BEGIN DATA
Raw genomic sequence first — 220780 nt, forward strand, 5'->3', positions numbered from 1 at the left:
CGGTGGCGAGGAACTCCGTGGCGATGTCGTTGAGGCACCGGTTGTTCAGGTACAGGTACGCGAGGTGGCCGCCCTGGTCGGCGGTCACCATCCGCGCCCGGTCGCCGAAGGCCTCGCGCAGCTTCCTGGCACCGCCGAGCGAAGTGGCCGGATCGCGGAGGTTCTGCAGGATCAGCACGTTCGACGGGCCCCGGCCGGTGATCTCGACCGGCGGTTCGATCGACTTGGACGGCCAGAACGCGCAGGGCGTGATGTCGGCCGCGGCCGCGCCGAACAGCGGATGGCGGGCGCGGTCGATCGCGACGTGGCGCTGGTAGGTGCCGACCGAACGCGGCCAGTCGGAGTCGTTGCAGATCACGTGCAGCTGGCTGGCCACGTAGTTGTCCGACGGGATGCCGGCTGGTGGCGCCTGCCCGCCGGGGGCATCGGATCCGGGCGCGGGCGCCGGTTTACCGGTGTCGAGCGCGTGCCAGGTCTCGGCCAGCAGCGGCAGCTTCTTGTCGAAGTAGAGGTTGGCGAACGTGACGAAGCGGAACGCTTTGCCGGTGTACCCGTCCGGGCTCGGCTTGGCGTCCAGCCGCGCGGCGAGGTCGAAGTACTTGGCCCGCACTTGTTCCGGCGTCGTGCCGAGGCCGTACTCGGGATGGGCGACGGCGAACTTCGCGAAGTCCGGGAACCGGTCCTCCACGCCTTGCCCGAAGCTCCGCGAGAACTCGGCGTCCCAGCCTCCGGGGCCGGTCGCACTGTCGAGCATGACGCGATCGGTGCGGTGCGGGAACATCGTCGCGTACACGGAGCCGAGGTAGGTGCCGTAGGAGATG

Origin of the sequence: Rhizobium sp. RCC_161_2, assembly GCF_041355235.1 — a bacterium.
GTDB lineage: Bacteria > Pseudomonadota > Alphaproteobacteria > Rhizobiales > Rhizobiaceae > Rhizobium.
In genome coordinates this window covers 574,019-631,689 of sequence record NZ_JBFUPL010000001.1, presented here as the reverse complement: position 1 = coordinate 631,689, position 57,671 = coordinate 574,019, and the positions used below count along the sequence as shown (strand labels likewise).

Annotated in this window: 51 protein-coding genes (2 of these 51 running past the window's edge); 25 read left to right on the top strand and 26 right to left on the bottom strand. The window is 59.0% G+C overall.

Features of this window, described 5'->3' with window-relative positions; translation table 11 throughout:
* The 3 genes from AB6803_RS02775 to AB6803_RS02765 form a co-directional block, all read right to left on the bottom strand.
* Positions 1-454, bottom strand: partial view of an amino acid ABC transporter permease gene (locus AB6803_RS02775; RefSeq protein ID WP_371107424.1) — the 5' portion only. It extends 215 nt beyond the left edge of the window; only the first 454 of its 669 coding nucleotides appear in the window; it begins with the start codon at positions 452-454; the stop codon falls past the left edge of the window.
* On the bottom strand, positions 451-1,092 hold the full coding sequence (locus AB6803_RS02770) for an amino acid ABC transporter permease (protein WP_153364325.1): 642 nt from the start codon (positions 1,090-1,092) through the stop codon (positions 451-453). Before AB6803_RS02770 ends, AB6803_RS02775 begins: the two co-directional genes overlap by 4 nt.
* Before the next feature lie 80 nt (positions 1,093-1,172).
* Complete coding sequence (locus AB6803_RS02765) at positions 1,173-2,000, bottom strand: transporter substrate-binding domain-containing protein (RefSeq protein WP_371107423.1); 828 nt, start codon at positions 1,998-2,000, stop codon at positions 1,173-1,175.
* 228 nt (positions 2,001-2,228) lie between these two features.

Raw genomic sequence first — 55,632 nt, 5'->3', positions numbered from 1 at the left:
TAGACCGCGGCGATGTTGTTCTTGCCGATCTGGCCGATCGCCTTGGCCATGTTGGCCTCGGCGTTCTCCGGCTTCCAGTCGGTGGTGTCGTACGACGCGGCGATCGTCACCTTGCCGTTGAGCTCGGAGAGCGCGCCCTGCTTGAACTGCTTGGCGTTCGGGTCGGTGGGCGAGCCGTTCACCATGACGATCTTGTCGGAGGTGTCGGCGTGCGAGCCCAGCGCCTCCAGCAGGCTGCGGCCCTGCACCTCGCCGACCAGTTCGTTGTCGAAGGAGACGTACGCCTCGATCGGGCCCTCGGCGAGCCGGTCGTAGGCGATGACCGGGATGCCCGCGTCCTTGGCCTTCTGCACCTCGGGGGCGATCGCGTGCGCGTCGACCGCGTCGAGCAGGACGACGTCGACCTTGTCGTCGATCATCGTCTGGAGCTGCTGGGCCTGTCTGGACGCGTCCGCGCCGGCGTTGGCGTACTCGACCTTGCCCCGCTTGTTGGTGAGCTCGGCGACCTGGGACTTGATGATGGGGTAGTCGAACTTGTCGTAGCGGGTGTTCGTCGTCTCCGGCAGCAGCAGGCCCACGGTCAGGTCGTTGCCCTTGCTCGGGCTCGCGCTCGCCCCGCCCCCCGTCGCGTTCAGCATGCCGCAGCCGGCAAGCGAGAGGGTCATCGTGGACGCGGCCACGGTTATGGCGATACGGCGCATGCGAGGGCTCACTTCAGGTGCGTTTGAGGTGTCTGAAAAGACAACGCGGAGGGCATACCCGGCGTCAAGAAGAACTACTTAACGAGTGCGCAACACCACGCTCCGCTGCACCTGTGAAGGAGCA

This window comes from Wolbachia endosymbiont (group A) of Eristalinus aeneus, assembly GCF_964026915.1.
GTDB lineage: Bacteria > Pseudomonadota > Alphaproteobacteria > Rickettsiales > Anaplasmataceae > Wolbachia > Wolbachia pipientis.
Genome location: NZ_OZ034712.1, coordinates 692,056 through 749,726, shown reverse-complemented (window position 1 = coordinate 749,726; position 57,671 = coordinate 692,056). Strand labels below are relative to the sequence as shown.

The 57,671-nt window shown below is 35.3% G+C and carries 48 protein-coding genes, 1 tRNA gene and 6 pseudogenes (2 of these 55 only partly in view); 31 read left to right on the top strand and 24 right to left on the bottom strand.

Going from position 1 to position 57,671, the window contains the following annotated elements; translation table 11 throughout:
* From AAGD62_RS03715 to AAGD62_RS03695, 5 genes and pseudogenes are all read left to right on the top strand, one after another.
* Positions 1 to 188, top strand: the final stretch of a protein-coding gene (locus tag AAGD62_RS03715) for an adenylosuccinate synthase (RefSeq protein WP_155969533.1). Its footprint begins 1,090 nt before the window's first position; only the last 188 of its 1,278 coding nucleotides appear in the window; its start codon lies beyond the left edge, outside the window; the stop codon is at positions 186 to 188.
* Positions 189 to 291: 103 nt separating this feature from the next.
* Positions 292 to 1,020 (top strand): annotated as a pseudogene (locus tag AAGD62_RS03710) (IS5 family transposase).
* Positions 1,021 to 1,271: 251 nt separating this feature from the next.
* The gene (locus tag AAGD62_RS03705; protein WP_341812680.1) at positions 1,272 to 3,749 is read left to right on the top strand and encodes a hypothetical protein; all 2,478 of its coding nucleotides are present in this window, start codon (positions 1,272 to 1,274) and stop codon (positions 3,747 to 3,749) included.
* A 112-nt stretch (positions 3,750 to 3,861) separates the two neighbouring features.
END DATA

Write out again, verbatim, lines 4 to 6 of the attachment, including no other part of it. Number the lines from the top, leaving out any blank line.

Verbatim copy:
GTDB lineage: Bacteria > Pseudomonadota > Alphaproteobacteria > Rhizobiales > Rhizobiaceae > Rhizobium.
In genome coordinates this window covers 574,019-631,689 of sequence record NZ_JBFUPL010000001.1, presented here as the reverse complement: position 1 = coordinate 631,689, position 57,671 = coordinate 574,019, and the positions used below count along the sequence as shown (strand labels likewise).

Annotated in this window: 51 protein-coding genes (2 of these 51 running past the window's edge); 25 read left to right on the top strand and 26 right to left on the bottom strand. The window is 59.0% G+C overall.